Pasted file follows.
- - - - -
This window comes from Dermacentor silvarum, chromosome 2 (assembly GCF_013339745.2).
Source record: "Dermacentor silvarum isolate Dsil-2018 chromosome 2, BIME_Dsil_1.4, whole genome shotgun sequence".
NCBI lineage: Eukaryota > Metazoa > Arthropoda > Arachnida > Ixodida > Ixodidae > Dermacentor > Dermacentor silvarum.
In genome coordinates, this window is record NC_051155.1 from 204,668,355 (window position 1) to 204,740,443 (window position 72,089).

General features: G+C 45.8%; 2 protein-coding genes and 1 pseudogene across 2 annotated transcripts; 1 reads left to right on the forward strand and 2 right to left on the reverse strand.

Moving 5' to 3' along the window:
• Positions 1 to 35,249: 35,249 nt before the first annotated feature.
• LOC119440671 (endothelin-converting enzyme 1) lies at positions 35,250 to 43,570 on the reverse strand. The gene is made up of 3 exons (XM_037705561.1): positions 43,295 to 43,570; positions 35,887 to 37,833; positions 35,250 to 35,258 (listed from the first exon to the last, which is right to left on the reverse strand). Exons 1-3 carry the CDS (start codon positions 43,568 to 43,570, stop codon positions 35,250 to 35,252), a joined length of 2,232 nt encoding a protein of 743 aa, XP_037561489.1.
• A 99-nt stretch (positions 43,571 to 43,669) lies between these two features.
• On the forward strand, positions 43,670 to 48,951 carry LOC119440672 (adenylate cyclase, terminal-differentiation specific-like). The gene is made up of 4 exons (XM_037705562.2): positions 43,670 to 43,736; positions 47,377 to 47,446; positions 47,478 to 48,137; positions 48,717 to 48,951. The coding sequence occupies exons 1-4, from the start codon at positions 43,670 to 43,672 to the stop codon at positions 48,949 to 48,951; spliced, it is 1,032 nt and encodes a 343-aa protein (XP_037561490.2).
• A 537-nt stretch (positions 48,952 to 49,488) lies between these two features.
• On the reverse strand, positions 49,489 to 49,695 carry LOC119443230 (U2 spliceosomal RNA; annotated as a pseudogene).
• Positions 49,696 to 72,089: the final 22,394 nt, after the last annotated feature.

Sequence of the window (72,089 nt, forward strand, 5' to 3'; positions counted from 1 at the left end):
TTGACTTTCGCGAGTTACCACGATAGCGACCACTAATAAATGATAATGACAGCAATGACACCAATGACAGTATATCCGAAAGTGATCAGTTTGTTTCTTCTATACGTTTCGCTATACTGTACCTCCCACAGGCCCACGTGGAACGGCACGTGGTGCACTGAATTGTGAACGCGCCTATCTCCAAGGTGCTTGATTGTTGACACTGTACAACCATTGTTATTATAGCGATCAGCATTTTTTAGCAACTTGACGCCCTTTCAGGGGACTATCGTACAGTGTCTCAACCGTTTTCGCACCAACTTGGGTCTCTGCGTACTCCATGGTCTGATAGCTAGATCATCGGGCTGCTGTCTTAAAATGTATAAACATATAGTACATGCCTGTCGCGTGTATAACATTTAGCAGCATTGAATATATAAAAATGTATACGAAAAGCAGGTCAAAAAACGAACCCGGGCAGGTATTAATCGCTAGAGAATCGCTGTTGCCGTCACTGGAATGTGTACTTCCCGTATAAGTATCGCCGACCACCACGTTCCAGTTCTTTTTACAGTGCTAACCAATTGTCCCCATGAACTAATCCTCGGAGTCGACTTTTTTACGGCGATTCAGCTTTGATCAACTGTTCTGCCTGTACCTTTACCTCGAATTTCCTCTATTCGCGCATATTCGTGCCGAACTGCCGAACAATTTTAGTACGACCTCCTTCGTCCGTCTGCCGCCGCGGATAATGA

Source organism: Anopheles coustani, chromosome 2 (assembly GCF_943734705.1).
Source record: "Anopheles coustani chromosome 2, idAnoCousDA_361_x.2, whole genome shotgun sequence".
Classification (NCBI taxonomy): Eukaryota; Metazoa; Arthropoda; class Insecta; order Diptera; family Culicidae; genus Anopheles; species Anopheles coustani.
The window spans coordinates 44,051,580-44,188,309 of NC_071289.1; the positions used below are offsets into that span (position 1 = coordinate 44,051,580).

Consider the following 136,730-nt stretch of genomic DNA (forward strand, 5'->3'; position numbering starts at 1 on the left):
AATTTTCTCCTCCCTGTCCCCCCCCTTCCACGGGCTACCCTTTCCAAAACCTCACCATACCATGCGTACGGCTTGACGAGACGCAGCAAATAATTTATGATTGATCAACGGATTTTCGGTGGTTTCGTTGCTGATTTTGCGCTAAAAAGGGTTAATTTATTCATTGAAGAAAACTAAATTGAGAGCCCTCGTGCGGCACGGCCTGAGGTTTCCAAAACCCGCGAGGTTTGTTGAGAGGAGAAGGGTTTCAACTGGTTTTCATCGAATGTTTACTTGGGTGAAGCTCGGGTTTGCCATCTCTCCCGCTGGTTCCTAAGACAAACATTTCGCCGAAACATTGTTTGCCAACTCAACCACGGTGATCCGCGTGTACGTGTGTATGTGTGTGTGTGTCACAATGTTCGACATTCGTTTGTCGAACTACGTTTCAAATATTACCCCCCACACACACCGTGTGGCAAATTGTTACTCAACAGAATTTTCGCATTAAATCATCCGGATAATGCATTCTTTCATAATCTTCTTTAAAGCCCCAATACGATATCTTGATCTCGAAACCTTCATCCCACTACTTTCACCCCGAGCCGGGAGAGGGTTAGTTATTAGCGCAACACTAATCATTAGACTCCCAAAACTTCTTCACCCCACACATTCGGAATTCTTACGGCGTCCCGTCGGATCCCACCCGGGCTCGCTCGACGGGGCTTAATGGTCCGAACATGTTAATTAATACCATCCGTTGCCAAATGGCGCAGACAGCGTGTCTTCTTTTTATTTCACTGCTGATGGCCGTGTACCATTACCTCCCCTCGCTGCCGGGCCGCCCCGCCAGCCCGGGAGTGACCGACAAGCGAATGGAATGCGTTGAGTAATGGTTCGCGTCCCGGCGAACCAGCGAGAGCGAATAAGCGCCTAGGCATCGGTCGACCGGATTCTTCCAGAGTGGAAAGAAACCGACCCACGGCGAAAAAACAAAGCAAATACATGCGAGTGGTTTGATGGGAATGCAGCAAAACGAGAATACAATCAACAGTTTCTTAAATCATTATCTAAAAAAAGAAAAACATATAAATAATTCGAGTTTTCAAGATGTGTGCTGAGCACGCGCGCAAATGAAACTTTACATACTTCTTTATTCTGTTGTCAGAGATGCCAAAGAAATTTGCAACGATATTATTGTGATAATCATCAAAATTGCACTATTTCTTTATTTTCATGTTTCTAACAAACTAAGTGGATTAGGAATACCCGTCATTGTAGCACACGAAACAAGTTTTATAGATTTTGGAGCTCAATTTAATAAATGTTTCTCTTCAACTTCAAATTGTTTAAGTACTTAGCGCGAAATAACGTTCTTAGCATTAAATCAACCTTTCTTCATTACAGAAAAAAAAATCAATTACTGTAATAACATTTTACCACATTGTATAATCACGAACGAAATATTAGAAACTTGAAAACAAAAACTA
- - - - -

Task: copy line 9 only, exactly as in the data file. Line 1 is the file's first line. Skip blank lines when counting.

• A 99-nt stretch (positions 43,571 to 43,669) lies between these two features.